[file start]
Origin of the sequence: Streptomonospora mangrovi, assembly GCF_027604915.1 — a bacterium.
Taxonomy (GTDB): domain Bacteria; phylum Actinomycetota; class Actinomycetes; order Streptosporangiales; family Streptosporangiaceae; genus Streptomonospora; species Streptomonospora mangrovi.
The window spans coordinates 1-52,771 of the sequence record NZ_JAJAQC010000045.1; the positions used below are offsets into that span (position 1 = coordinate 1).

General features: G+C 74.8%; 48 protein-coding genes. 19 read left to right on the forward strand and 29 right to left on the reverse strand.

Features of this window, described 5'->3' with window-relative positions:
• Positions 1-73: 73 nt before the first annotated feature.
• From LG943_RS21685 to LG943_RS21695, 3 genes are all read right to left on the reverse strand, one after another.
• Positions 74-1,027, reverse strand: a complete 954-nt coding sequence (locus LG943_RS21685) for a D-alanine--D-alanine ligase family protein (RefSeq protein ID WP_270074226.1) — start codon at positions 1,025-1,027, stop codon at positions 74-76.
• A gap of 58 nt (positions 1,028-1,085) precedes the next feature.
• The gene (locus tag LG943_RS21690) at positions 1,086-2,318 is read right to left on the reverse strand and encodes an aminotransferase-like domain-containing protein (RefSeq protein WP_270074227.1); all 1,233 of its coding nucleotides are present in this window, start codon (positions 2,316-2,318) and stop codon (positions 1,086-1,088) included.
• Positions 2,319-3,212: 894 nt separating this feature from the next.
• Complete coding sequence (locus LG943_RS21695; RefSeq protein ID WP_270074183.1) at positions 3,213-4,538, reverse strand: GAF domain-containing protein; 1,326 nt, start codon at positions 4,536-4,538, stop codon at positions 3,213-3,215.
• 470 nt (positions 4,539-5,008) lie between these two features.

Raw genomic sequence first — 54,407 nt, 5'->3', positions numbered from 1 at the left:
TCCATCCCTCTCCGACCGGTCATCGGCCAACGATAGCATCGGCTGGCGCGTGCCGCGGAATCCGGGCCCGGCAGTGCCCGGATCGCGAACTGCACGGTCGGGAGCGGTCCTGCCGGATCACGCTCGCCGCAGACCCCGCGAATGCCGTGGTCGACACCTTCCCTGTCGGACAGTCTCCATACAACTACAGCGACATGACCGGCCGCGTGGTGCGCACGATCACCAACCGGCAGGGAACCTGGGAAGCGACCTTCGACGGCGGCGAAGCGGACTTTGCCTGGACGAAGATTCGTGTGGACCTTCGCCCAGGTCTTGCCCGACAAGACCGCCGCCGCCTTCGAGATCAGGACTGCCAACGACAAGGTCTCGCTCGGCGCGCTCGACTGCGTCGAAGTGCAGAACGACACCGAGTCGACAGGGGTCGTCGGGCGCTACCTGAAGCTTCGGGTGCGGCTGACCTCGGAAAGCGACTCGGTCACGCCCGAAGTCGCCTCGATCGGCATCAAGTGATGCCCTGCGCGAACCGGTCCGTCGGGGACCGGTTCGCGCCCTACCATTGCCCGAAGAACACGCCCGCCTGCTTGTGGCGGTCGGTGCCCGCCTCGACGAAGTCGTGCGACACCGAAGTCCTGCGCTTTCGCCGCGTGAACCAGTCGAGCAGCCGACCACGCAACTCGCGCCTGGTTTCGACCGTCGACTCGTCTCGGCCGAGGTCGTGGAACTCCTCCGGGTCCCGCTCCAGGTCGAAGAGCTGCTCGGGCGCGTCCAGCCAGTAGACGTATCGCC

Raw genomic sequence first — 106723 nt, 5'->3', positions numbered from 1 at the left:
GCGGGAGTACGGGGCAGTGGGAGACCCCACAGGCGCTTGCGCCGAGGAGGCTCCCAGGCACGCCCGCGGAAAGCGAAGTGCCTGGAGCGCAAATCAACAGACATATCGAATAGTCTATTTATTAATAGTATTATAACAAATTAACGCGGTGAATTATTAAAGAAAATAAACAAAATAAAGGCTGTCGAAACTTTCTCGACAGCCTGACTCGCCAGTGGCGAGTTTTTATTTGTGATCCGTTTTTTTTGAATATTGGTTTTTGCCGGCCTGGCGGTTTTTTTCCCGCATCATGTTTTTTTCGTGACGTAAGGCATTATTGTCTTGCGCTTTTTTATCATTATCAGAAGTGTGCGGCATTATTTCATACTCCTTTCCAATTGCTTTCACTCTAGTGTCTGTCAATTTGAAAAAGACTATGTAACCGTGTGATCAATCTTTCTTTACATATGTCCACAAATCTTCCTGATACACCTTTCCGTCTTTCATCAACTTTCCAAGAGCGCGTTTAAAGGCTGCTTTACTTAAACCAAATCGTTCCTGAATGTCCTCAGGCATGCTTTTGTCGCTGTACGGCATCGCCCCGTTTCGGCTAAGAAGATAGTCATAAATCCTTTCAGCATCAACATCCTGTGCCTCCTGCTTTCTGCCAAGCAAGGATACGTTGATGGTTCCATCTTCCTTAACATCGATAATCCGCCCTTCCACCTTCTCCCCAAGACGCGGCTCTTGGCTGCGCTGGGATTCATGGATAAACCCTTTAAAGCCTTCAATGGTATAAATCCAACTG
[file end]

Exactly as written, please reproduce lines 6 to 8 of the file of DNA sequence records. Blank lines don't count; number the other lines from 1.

• Positions 1-73: 73 nt before the first annotated feature.
• From LG943_RS21685 to LG943_RS21695, 3 genes are all read right to left on the reverse strand, one after another.
• Positions 74-1,027, reverse strand: a complete 954-nt coding sequence (locus LG943_RS21685) for a D-alanine--D-alanine ligase family protein (RefSeq protein ID WP_270074226.1) — start codon at positions 1,025-1,027, stop codon at positions 74-76.